Life History of the Hellbender, Cryptobranchus Alleganiensis, in a West Virginia Stream

Article excerpt


Though locally abundant throughout the high mountains of West Virginia, intensive studies on the natural history and population structure of the hellbender, Cryptobranchus alleganiensis, have not been conducted in the state. From 1998-2000 we conducted a mark-recapture study within a 216 × 18 m stream section in east-central West Virginia using diurnal and nocturnal survey methods. Ninety-nine captures of 44 individuals were recorded. Density estimates ranged from 0.8-1.2 individuals/100 m^sup 2^. The sex ratio was 1.2:1. Sexual dimorphism was apparent, as females were longer and heavier than males. However, the longest males were underweight compared to their predicted mass. This population was highly skewed toward large adults, and larvae and juveniles were not encountered. The mean inter-capture distance was 35.8 m and 95% MCP home range estimates averaged 198 m^sup 2^. Water depth where hellbenders were captured ranged from 16-56 cm and individuals were never captured in heavily silted areas. Hellbender size was not correlated to rock size and not more than one individual was found beneath a single rock. We suggest that more thorough searches focusing on larval and juvenile habitat are needed before accurate assessments of population health can be made in this and other streams in West Virginia.


Hellbenders (Cryptobranchus alleganiensis Daudin) are unique aquatic salamanders of the eastern United States that have experienced substantial population declines because of habitat change and degradation (Nickerson and Mays, 1973a; Wheeler et al, 2003), overcollecting, illegal collecting and incidental take by anglers. They range from southern New York, south to Alabama and Mississippi and west to Missouri and Arkansas (Petranka, 1998). In West Virginia, hellbenders occur statewide with the exception of the eastern panhandle (Green and Pauley, 1987). Hellbenders are habitat specialists, completely aquatic throughout their entire lives and are restricted to streams and rivers with cool, swift flowing water, large rocks for hiding and nesting and an abundance of prey species such as crayfish (Netting, 1929; Green, 1935; Nickerson and Mays, 1973a). Because of their high densities in many streams (Hillis and Bellis, 1971; Nickerson and Mays, 1973a, b; Peterson et al, 1988) and their propensity to target crayfish as their major food source (Green, 1935; Swanson, 1948; Nickerson and Mays, 1973a), hellbenders play an important role in stream ecosystem dynamics.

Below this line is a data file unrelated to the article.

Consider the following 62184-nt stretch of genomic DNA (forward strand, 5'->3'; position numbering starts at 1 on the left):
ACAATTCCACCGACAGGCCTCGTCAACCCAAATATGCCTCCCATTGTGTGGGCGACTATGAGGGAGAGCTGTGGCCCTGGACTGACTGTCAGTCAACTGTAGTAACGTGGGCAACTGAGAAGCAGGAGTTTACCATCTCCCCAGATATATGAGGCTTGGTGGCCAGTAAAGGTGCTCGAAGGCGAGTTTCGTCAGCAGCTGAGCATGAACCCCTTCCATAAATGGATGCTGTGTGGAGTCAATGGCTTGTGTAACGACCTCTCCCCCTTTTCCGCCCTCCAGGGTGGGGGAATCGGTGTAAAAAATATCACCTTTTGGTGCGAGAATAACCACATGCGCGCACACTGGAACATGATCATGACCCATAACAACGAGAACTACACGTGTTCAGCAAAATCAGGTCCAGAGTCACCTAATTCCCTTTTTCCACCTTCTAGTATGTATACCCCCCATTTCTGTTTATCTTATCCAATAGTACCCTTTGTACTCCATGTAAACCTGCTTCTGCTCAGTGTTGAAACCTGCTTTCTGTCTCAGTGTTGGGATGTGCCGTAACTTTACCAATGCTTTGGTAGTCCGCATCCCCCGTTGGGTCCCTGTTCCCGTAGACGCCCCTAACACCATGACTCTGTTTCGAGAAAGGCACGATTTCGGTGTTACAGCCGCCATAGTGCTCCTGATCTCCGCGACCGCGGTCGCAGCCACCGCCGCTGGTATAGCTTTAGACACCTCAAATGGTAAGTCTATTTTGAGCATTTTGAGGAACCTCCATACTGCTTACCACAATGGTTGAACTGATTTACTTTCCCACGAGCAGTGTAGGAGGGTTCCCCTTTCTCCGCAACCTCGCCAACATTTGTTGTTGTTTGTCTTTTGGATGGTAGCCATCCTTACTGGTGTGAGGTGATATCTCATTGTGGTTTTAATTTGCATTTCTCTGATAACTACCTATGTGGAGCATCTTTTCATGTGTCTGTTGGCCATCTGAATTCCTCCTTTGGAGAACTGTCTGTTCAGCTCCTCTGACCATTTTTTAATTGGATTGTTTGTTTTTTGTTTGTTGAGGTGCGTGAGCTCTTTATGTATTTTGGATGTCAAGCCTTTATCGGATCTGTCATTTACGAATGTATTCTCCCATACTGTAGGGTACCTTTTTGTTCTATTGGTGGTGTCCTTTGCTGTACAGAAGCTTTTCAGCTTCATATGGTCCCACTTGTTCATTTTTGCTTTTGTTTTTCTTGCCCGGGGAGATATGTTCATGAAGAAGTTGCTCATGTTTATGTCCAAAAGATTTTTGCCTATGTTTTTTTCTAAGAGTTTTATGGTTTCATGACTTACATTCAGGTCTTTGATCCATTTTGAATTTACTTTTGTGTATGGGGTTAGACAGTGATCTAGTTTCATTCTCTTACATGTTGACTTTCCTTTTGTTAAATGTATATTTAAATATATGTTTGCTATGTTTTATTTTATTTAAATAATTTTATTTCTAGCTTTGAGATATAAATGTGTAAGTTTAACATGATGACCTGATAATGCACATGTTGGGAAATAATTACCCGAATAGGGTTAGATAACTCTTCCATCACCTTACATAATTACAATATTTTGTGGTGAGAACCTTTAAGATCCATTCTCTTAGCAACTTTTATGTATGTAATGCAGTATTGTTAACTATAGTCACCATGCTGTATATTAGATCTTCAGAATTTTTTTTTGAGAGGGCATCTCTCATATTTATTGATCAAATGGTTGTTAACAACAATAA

Hellbenders were once considered common throughout West Virginia (Green, 1934), although, until now, baseline data on population size and structure were not available for any population within the state. Most published studies concerning the natural history of hellbenders (Taber et al, 1975; Nickerson and Mays, 1973a, b; Peterson et al, 1983; Peterson et al, 1988; Hillis and Bellis, 1971) have dealt with populations in Missouri and Arkansas. A study that compared recent surveys to data from ±20 y ago (Wheeler et al, 2003) showed a drastic decline in population sizes in Missouri and illustrated the importance of gathering baseline population structure data. In this study, we discuss aspects of the life history of hellbenders in a West Virginia stream including: (1) population size and density, (2) demography and morphometrics, (3) movement and home range and (4) habitat use to provide data for comparative studies and as a baseline for future population monitoring.


Study site description.-This study took place on a third-order stream in Pocahontas County, West Virginia. We do not report the exact location or name of the stream to avoid attracting collectors to this site. The stream is a tributary of the New River, in the Ohio River drainage. The study area is surrounded by relatively undisturbed forest, and no major development has taken place upstream of the study site except for a U.S. Forest Service road and an abandoned railroad bed. …